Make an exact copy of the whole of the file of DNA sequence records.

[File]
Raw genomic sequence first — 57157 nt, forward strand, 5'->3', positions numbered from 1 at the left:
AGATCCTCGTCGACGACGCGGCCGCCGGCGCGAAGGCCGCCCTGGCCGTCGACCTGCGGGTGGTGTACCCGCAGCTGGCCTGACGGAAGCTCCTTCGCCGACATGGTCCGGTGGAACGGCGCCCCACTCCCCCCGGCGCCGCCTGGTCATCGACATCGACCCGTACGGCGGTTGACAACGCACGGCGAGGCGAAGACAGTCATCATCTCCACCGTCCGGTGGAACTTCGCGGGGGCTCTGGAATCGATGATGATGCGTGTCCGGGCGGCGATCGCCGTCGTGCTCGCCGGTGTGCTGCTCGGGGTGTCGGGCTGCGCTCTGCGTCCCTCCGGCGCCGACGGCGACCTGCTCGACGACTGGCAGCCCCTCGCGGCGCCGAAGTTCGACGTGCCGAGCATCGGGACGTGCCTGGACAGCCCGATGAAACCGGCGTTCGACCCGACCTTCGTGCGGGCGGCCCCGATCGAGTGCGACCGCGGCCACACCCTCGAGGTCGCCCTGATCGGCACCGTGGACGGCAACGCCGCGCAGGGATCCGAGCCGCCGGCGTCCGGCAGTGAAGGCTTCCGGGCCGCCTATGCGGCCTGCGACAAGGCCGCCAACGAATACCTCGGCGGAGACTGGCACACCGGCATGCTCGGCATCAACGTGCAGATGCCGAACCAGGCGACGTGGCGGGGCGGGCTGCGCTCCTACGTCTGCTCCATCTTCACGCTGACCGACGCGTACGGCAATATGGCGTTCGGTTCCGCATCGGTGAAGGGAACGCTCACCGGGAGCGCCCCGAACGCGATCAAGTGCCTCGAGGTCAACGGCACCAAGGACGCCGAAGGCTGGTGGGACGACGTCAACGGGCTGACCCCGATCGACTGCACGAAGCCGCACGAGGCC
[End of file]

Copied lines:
Raw genomic sequence first — 57157 nt, forward strand, 5'->3', positions numbered from 1 at the left:
AGATCCTCGTCGACGACGCGGCCGCCGGCGCGAAGGCCGCCCTGGCCGTCGACCTGCGGGTGGTGTACCCGCAGCTGGCCTGACGGAAGCTCCTTCGCCGACATGGTCCGGTGGAACGGCGCCCCACTCCCCCCGGCGCCGCCTGGTCATCGACATCGACCCGTACGGCGGTTGACAACGCACGGCGAGGCGAAGACAGTCATCATCTCCACCGTCCGGTGGAACTTCGCGGGGGCTCTGGAATCGATGATGATGCGTGTCCGGGCGGCGATCGCCGTCGTGCTCGCCGGTGTGCTGCTCGGGGTGTCGGGCTGCGCTCTGCGTCCCTCCGGCGCCGACGGCGACCTGCTCGACGACTGGCAGCCCCTCGCGGCGCCGAAGTTCGACGTGCCGAGCATCGGGACGTGCCTGGACAGCCCGATGAAACCGGCGTTCGACCCGACCTTCGTGCGGGCGGCCCCGATCGAGTGCGACCGCGGCCACACCCTCGAGGTCGCCCTGATCGGCACCGTGGACGGCAACGCCGCGCAGGGATCCGAGCCGCCGGCGTCCGGCAGTGAAGGCTTCCGGGCCGCCTATGCGGCCTGCGACAAGGCCGCCAACGAATACCTCGGCGGAGACTGGCACACCGGCATGCTCGGCATCAACGTGCAGATGCCGAACCAGGCGACGTGGCGGGGCGGGCTGCGCTCCTACGTCTGCTCCATCTTCACGCTGACCGACGCGTACGGCAATATGGCGTTCGGTTCCGCATCGGTGAAGGGAACGCTCACCGGGAGCGCCCCGAACGCGATCAAGTGCCTCGAGGTCAACGGCACCAAGGACGCCGAAGGCTGGTGGGACGACGTCAACGGGCTGACCCCGATCGACTGCACGAAGCCGCACGAGGCC